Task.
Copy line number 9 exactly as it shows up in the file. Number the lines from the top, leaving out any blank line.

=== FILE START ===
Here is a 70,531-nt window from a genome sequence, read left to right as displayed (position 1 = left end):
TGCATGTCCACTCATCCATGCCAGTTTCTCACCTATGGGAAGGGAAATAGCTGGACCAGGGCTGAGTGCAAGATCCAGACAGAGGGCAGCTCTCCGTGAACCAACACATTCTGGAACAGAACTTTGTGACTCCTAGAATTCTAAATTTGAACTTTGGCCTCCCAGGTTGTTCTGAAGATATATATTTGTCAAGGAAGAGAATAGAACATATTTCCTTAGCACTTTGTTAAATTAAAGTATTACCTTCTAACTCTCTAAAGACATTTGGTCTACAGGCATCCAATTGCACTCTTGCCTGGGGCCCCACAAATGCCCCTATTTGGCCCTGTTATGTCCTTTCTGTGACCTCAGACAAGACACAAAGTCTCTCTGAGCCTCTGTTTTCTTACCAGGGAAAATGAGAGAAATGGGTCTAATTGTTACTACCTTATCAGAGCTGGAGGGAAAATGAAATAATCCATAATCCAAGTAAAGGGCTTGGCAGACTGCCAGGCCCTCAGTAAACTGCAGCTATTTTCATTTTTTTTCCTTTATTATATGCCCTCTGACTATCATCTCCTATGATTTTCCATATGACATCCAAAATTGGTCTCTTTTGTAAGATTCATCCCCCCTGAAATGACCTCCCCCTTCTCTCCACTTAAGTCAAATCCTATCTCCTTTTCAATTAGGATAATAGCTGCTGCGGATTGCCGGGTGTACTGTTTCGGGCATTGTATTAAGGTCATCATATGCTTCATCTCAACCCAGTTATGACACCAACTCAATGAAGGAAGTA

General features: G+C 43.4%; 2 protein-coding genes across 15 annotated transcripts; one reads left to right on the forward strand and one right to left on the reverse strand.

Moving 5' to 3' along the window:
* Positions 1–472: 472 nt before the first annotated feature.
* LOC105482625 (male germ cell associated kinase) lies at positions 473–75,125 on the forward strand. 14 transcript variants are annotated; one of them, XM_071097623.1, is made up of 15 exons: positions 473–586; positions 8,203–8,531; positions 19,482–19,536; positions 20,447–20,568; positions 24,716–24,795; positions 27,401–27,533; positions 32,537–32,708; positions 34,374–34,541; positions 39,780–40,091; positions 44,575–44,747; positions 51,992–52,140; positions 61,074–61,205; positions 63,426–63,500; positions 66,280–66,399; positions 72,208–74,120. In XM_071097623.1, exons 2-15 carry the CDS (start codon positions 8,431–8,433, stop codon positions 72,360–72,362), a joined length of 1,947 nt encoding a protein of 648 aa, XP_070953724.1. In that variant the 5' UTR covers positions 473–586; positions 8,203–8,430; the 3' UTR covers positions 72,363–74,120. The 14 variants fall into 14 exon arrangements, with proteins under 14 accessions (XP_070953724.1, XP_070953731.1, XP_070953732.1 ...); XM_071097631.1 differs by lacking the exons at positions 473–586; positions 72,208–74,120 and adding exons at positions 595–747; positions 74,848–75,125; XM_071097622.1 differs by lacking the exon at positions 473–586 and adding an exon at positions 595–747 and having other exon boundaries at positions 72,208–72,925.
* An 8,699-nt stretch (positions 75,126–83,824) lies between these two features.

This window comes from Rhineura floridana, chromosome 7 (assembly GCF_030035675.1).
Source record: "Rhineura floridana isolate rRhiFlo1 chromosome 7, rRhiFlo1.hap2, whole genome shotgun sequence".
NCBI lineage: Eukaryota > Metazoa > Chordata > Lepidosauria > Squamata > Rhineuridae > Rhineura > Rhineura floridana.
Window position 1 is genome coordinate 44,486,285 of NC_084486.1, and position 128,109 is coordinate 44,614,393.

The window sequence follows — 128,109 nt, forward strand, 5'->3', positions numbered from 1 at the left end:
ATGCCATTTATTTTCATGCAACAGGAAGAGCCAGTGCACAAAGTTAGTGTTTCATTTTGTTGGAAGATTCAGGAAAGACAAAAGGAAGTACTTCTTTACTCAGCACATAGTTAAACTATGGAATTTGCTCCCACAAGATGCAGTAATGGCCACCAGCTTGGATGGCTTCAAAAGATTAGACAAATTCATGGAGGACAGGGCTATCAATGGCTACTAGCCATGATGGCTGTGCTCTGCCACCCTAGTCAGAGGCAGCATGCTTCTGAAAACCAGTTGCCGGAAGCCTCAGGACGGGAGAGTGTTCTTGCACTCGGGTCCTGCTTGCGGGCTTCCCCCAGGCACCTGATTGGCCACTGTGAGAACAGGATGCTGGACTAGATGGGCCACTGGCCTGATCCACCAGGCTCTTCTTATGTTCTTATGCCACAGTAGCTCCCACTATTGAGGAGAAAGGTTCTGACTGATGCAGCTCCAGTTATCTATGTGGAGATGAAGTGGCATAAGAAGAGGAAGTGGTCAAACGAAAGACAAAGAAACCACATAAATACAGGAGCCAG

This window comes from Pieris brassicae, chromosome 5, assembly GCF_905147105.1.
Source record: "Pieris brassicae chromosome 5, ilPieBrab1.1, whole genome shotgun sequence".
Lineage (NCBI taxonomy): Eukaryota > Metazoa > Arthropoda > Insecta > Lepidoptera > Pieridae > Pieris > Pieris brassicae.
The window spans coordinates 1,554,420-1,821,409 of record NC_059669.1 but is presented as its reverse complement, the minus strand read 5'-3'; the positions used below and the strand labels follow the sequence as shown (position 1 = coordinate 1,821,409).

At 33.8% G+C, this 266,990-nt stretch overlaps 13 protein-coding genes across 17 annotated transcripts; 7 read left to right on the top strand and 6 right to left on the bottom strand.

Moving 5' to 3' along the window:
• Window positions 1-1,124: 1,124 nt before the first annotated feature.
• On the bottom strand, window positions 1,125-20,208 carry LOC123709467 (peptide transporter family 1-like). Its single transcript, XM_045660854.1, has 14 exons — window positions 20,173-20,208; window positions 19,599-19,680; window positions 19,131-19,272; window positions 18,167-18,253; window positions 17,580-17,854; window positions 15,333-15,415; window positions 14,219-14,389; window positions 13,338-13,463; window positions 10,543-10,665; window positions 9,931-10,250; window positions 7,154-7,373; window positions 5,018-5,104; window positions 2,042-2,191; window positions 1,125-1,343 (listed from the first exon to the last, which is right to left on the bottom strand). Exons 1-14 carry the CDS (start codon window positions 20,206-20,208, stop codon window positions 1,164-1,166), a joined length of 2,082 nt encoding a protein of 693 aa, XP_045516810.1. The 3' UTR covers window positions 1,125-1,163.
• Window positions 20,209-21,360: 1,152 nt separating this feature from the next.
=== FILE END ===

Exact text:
Source record: "Rhineura floridana isolate rRhiFlo1 chromosome 7, rRhiFlo1.hap2, whole genome shotgun sequence".